Miguel Hernandez: The ‘Negro Riot of 1712’


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Gov. Robert HunterOne of the earliest documented riots in New York State that had a racial component or undertone was the so-called Negro Riot of 1712. It began in the area of a section of the New York City that later became be known as “Five Points” due to the convergence of three streets, Anthony, Cross, and Orange.

At that time the northern limits of British New York were present day Canal St. The population was about ten thousand, of which roughly one-fifth were African slaves. Continue reading

18th and 19th Century Racial and Ethnic Riots in New York


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orange riotLike many states in the nation, New York has a long history of racially and ethnically related civil disturbances, riots, rebellions and uprisings. These unsettling events have had lasting impacts on these communities long after disturbance had passed and relative peace was restored. The following is a descriptive but incomplete list of 18th and 19th century conflicts (principally of those in New York City) in which lives were lost, property was damaged or destroyed and law and order had to be established with the often violent, coercive use of force by police and/or state military units. Most importantly these events occurred in the context of a long-standing history of racial, ethnic and social class conflicts coupled with a triggering incident that set off a more sustained period of communal violence. Continue reading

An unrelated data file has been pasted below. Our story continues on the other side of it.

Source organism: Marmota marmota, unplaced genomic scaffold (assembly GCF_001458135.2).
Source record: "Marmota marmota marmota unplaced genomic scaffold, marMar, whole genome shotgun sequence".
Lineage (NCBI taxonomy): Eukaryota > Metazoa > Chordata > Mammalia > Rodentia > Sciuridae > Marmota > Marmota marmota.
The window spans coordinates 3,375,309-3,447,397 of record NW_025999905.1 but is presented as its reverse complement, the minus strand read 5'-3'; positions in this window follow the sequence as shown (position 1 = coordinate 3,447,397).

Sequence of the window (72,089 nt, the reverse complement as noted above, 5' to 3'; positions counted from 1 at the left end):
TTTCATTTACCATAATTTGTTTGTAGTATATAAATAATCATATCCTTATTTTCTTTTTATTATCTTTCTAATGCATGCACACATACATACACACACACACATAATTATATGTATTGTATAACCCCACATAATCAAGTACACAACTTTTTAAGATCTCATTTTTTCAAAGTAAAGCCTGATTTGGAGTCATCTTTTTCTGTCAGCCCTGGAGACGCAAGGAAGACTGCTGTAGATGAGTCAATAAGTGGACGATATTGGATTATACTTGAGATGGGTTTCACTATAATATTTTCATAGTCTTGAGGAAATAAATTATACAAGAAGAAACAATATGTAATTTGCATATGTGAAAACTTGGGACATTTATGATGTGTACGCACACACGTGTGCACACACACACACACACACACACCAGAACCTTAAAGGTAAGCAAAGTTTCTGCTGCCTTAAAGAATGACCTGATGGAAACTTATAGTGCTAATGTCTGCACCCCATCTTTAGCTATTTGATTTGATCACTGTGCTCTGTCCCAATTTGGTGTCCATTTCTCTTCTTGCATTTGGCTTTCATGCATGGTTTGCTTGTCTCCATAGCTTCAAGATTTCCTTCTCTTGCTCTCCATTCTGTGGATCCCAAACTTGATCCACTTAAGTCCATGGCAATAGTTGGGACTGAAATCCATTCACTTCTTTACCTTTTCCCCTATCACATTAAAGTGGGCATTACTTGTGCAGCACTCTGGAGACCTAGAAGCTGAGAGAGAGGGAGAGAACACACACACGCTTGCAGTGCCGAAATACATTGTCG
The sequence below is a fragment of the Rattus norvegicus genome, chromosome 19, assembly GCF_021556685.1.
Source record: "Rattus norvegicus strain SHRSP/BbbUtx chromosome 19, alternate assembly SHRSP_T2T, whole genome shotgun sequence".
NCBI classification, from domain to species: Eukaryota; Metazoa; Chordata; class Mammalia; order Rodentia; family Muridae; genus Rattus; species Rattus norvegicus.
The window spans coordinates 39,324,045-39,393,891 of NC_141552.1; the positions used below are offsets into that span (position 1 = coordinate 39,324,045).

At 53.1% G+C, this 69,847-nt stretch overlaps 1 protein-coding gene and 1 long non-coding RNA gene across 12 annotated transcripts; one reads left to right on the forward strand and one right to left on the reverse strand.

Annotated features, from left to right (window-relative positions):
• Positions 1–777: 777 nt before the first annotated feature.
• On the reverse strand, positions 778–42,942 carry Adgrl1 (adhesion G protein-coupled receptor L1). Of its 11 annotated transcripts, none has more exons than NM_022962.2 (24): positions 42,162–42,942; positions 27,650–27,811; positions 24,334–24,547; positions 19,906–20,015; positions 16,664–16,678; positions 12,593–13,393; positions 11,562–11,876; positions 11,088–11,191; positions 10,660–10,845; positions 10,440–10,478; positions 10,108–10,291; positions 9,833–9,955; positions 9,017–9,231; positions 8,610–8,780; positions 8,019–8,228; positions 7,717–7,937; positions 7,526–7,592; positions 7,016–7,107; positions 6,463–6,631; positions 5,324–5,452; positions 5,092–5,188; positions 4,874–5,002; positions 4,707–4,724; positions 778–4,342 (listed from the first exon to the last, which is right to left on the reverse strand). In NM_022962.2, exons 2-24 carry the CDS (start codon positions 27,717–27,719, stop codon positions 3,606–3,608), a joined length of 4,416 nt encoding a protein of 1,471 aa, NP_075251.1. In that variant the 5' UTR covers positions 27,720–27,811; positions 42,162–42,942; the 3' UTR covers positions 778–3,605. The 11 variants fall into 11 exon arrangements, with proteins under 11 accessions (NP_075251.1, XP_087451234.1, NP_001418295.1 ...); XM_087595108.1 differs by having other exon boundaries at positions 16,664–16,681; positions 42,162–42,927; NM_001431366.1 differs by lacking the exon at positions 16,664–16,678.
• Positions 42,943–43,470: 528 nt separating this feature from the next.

New York Exposed: The Lexow Committee


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new-york-exposed-book-coverDaniel Czitrom’s new book New York Exposed: The Gilded Age Police Scandal that Launched the Progressive Era (Oxford University Press, 2016) offers a narrative history of the Lexow Committee, which the author considers the first major crusade to clean up Gotham.

Czitrom tells this story within the larger contexts of national politics, poverty, patronage, vote fraud and vote suppression, and police violence. The effort to root out corrupt cops and crooked politicians morphed into something much more profound: a public reckoning over what New York had become since the Civil War. Continue reading

New York’s Historic Inns, Restaurants, and Taverns


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nys-historic-restaurants-inns-and-tavernsNew York’s Historic Inns, Restaurants, and Taverns (Globe Pequot Press, 2016) explores the history of over forty institutions throughout New York City and the Hudson Valley that are still in existence today. Travel to the tavern where George Washington hosted a farewell dinner for his officers at the close of the American Revolution. Eat steak at one of the city’s oldest steakhouses. Rest your head in one of the original houses built by Dutch colonists in the Hudson Valley. Part historical record and part travelogue, the book tells tales about the region’s most historical and storied establishments. Continue reading

New York History Around The Web This Week